European universities — Amazonian science at Campus Rup
The University of Guayana is one of the strengths of the Campus Rup project, the alliance of seven universities in the outermost regions of the EU to create a European overseas university, with a unique virtual campus, physical mobility between regions, recognized credits and degrees for all. Guyana brings specialization in the study of the natural and cultural diversity of the Amazon, and a strategic situation, as the only European and French-speaking university in South America. We have analyzed the educational and scientific offer of the University of Guayana, and the ecosystem of research in the region. This is what we have learned .
Cohesion policy — An important vote for the rup
The European Parliament votes in plenary session this Wednesday, March 27, the draft legislative resolution on the new Regulation of the European Regional Development Fund and the Cohesion Fund for the next budget cycle from 2021 to 2027, in which the Cohesion Policy will invest 330,000 million euros, one in three euros of the total budget of the Union. The status of the outermost regions materializes, to a large extent, through the ERDF (200,000 million euros) and the Cohesion Fund (41,000 million), the two most powerful instruments of the European Cohesion Policy. There are 51 mentions to the outermost regions in the amendments that will be voted on Wednesday. We have analyzed them, and we summarize them in this article by Europa Rup .
Public opinion — Europe, despite everything
The European Union is still a good idea, for most Europeans. Neither the debt crisis, nor the migration crisis, nor the Brexit have demolished confidence in the institutions of the Union, according to the Pew Research Center Europe in a recently published survey . Field work has been carried out this March in ten EU countries. The majority perceives that the European Union promotes democracy (64%) and peace (74%), although it is also seen as intrusive (51%), inefficient (54%) and disconnected from the needs of citizens (62%) . The EU’s outlook is more favorable in Poland (73%) and Spain (67%) — two of the Member States that receive the most European funds — and clearly unfavorable in Greece (62%). The Parliament raises some skepticism: 45% of Europeans have an unfavorable view of the European Parliament, compared to 50% who are in favor. The division in British society is clearly perceived in the survey: 45% have a negative opinion of the EU, compared to 48% with a favorable view. Europeans are pessimistic about the future of the next generation: 58% think that today’s children will live worse than their parents. The next Parliament and the next Commission have a lot of work ahead to improve perceptions of European integration. And yet, with all that has fallen since the financial crisis of 2008 — and still falls — a majority continues to support the EU to realize the ideal of a democratic, peaceful, careful human rights and prosperous Europe.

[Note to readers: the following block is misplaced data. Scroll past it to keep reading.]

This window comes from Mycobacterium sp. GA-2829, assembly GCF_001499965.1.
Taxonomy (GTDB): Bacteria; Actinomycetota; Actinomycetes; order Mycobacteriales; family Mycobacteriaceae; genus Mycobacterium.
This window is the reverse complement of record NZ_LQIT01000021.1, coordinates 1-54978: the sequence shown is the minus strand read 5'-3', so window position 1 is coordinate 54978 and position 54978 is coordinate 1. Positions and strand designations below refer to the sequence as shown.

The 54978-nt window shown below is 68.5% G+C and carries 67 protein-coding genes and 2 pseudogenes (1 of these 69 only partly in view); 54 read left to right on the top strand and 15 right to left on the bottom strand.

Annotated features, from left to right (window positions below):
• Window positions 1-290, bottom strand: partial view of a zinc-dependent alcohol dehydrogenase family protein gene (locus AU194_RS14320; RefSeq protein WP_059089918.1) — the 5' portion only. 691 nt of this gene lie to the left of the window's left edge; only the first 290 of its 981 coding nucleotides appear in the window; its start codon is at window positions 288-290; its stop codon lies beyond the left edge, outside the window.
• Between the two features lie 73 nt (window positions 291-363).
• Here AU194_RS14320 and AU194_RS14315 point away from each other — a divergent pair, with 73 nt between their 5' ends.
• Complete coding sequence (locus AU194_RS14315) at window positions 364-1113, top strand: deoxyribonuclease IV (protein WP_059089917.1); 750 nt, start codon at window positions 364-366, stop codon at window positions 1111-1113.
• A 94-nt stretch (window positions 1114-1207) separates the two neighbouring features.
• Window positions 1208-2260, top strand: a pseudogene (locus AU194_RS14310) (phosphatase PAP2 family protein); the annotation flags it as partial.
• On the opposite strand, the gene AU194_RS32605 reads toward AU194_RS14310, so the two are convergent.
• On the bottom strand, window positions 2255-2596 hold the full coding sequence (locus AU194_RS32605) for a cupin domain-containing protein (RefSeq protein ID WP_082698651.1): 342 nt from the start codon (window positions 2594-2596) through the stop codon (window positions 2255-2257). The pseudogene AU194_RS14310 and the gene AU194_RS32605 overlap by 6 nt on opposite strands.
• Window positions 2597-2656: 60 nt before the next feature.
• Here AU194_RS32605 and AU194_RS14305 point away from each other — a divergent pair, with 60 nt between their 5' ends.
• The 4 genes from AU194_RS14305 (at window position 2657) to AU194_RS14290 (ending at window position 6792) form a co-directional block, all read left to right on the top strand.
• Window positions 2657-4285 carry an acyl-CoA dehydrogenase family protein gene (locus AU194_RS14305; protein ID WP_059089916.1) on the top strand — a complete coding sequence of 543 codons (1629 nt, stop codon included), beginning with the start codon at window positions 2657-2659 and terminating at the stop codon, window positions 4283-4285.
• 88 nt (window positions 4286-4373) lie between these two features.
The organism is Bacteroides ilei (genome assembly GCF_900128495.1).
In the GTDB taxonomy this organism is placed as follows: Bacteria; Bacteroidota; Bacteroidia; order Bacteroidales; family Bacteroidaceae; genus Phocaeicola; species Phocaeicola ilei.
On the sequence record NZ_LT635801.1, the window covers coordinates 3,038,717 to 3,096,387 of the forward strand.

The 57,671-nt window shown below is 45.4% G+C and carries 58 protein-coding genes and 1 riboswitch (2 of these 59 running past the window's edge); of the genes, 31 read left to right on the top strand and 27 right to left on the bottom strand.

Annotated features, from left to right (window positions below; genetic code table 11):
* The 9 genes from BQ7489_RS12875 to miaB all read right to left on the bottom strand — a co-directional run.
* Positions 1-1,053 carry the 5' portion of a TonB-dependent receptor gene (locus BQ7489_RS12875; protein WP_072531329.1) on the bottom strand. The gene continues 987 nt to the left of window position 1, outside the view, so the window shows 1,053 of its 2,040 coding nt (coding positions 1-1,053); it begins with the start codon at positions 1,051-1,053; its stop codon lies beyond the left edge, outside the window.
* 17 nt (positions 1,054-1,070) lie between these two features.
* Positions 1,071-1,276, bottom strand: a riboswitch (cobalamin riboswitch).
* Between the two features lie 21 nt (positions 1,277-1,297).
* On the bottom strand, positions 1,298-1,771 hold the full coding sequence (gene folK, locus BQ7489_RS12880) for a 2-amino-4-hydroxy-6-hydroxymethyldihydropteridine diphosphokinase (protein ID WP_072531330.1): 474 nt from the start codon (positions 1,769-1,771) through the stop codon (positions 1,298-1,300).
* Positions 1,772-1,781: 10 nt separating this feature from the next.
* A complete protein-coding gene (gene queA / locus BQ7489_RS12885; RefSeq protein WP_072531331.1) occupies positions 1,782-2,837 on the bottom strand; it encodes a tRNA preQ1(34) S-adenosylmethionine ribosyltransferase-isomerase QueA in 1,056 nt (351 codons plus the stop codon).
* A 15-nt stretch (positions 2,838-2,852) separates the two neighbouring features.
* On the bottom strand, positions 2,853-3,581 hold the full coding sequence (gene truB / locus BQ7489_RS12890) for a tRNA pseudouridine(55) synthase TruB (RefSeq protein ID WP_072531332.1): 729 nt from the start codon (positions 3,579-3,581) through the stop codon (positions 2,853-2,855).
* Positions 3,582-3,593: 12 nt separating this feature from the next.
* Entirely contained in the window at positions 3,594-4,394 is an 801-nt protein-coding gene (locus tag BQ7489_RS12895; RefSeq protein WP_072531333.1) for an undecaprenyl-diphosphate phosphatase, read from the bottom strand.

Here the conversation begins
“Critics of Orbán within the European People’s Party are certain that they have been inoculated against the Fidesz issue, at least during the European Parliament’s electoral campaign.” Without Fidesz’s suspension, they would have been discredited to face the extreme right and they would be vulnerable to the fingers pointing from the left, yet the dispute is likely to grow in electoral importance.One of the main opponents of [Manfred] Weber is Frans Timmermans, the center-left Spitzenkandidat , who throughout of his term as Vice President of the Commission has closely monitored Orbán’s respect for democracy. ‘Compare and contrast’ will be an obvious line in the electoral debates.“
Tim King, “How the EPP lost its way” , in Politico Europe , March 22, 2019.
See you tomorrow!